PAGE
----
Former MIT Student Placed on ProbationBy Veena Ramaswamy
Former MIT student Mark L. Strauss ’02 was sentenced to three years probation, including six months of house arrest, for operating a mail fraud scheme involving the sale of computers and other equipment stolen from MIT over eBay.
Strauss’ sentence, issued in federal court Jan. 3, also includes $30,000 in restitution to the Institute and to an eBay purchaser who returned his stolen system to MIT. He is also required to serve 250 hours of community service and undergo counseling.
Strauss charged in federal court
Assistant U.S. Attorney Jeanne Kempthorne, who prosecuted Strauss, said that in court Chief U.S. District Court Judge William G. Young told the defendant that the government had been very generous in this case. Strauss had pleaded guilty on Oct. 28, 2002 to one felony count of mail fraud.
Strauss was charged with mail fraud, a federal crime, because he mailed the goods to purchasers on eBay by selling something he purported to own even though he did not own the items. The interstate shipment of these items was the reason that Strauss was charged with committing a federal crime.
Admission lessened sentence
Kempthorne said that by admitting his crime, Strauss fell under a sentencing guideline that calls for reductions based on acceptance of responsibility.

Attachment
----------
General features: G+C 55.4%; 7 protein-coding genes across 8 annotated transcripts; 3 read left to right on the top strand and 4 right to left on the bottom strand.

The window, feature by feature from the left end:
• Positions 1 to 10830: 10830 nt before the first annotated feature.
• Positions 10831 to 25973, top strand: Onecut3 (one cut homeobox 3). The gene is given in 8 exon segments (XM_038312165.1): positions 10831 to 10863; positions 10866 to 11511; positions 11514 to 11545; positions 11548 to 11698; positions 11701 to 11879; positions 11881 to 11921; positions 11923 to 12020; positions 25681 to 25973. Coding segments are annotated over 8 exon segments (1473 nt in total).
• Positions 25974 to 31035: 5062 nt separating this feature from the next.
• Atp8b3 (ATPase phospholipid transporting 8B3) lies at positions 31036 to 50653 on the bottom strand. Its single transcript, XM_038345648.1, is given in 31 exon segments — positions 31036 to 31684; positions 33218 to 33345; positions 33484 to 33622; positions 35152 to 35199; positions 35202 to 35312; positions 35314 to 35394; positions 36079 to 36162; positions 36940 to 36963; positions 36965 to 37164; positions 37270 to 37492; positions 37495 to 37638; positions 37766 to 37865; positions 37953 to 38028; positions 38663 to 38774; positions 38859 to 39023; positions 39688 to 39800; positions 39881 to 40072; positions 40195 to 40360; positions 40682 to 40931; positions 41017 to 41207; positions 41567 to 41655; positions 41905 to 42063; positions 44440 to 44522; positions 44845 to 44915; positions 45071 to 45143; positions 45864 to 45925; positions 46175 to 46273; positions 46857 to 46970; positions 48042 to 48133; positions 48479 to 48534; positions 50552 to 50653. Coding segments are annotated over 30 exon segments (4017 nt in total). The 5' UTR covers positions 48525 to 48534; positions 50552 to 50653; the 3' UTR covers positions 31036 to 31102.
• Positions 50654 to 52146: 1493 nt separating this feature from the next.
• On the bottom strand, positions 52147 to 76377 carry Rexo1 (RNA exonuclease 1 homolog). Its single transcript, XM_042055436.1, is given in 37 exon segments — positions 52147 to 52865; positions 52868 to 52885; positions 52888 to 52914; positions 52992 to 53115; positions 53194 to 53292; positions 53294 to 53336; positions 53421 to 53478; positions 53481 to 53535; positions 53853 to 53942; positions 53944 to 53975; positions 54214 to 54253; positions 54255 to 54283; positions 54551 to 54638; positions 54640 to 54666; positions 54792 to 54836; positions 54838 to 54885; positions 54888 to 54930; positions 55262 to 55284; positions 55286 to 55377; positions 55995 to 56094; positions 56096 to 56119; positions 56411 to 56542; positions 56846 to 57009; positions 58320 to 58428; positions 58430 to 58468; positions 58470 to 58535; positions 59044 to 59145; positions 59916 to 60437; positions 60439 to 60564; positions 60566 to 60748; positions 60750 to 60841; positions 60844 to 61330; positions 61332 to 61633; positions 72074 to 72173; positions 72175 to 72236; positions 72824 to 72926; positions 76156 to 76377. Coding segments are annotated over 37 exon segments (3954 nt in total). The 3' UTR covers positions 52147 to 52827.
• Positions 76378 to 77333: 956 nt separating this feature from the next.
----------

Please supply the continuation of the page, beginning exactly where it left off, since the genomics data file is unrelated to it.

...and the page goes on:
Strauss admitted to MIT that over an 18-month period, he stole computers, laboratory equipment, and other items from MIT’s chemical engineering and chemistry departments. He then sold the items via eBay, the Internet auction site. At the Jan. 3 sentencing, Strauss apologized for the harm he caused to numerous people at MIT.
Kempthorne said that the greatest difficulty with this case was proving the amount of loss. “We couldn’t show that all of it was stolen property,” she said. “It’s impossible once gone [sold off of eBay] to prove that it was stolen,” Kempthorne said.
Strauss, a chemical engineering major, was arraigned on March 21, 2002, and arrested the day before the arraignment.
Strauss was a member of the Zeta Psi fraternity, but house president Matthew D. Aichele ’03 said that Strauss had been removed from MIT’s chapter. Aichele also said that that the fraternity was “not at all in contact [with Strauss].”